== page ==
Diplomatic options relating to Ukrainian security are moving in ever-decreasing circles, Prime Minister Kaja Kallas (Reform) said Monday, making the strong recommendation that Estonian citizens leave the country a valid one.
"The government received an overview of the tense situation and various intelligence reports," Kallas told ERR Monday, after a morning cabinet meeting she had convened.
"From the perspective of diplomacy, things are becoming increasingly narrow. We see no sign of easing tensions, either on the military front or on the popular front," Kallas continued. "However, in any case, we must be prepared for a range of situations. We are certainly ready to provide consular assistance, our citizens have been informed and we are also ready to help those Estonian citizens who are in Ukraine."
"Our focus is to support Ukraine, to help its people if necessary and to prepare for the possible consequences of the conflict in Ukraine in Estonia," Kallas told ERR.
"This threat, as expressed by various intelligence organizations, and the knowledge of it, means that countries are primarily responsible for their own citizens; if there is a real warning that the threat level may rise, that warning must also be passed on to citizens. This is the responsibility of each country for its citizens," Kallas continued.
While the Estonian embassy in Kyiv will continue to function, Kallas said, maintaining an indomitable stance here may be inappropriate, she said, responding to remarks made by Reform MEP Urmas Paet.
"I would suggest that neither Urmas Paet nor ICDS researcher [Kalev Stoicescu] is responsible for human lives or for the citizens who are there," Kallas said.
"I still have to put my people first ahead of the Ukrainian economy," she added.
Paet, a former foreign minister, had said democratic states closing or significantly scaling down their diplomatic missions in Ukraine would be the wrong move, while Stoicescu, research fellow at the International Center for Defense and Security (ICDS), argued that the Ukrainian people needed to feel that the West was with them.
"Ultimately, only Putin, in whose head these decisions are being made, knows whether or not war will come," the prime minister continued.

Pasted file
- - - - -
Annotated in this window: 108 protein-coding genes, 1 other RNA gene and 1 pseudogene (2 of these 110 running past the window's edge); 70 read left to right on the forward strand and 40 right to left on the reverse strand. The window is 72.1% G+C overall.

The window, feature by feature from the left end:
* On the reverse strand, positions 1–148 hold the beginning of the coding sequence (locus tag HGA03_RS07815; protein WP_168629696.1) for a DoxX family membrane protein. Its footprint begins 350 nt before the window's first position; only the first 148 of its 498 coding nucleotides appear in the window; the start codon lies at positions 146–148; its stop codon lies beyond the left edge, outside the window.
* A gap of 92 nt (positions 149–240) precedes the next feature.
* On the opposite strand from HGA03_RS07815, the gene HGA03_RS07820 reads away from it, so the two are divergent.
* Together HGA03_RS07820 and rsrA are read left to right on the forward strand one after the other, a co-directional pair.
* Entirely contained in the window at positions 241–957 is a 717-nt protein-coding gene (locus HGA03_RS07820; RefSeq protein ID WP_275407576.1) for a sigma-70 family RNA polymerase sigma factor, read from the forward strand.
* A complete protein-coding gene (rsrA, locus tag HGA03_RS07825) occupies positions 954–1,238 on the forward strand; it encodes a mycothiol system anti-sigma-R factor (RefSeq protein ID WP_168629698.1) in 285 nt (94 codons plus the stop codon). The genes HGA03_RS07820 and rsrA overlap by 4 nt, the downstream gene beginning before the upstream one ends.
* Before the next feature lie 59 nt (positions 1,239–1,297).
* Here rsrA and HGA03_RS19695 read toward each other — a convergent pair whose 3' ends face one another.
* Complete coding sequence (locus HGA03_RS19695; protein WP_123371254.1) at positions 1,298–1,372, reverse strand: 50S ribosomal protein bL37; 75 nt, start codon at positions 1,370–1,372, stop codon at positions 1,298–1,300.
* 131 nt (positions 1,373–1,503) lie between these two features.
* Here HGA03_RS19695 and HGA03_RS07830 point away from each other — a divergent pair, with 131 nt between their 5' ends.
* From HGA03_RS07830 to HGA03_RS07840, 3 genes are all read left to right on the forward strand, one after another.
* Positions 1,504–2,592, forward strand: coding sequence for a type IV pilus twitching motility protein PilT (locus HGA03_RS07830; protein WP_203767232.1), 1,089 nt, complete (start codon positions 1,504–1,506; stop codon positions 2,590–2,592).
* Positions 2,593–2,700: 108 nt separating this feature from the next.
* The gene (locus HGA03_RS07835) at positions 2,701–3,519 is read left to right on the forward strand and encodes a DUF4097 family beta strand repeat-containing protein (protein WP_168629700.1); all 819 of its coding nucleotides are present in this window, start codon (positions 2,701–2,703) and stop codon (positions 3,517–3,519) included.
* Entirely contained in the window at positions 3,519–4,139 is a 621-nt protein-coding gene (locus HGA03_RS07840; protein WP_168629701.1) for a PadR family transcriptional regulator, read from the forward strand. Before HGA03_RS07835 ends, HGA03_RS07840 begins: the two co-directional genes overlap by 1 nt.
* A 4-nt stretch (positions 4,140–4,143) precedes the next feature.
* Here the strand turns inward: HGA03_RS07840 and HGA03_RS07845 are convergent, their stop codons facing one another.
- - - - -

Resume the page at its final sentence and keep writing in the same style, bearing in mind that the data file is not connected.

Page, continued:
Kallas added that all efforts including those from the U.S. are being made with the aim of aiding Ukraine and averting war, while dialogue, such as that during Reform MP and Riigikogu foreign affairs committee Marko Mihkelson's visit to Moscow a week ago, was part and parcel of those efforts.
Foreign minister: Kyiv embassy to continue functioning, provision of consular assistance may be hampered by worsening situation
Meanwhile, Foreign Minister Eva-Maria Liimets (Center) said that Estonia's embassy in Kyiv will continue working and providing assistance, though this may change if the situation deteriorates, ERR reports.
Liimets said: "While the situation in Ukraine is tense, the Estonian Embassy in Kyiv will certainly continue its work and can offer assistance to the people of Estonia to leave Ukraine; however, it is important to stress that should the situation become more serious, then, despite the great capacity of our embassy, the provision of necessary assistance for reasons beyond our control may be significantly hampered."
Those Estonians still in Ukraine should clearly consider their travel plans and find ways to exit the country, while the embassy will continues functioning, she said.
Defense minister Kalle Laanet (Reform) said that Estonian Defense Forces (EDF) personnel providing training would not be withdrawn from Ukraine, as things stand, even as tensions may increase in the region.
Laanet said: "Estonia is closely monitoring developments in conjunction with the allies and the allied support for our region is assured."
Western countries who have withdrawn diplomatic staff and their families, as well as issuing strong recommendations that all citizens leave Ukraine as soon as possible, include the U.S., the U.K., Finland, Latvia, Norway, Italy, Australia, New Zealand and Japan.
Small numbers of British military personnel involved in training Ukraine's military were reportedly withdrawn at the weekend, on the grounds that Russia could attack "at no notice".
Around 120,000 Russian Federation troops are estimated to be massed on Russia's border with Ukraine, in addition to those taking part in a military exercise in Belarus, which also borders Ukraine.
Editor: Andrew Whyte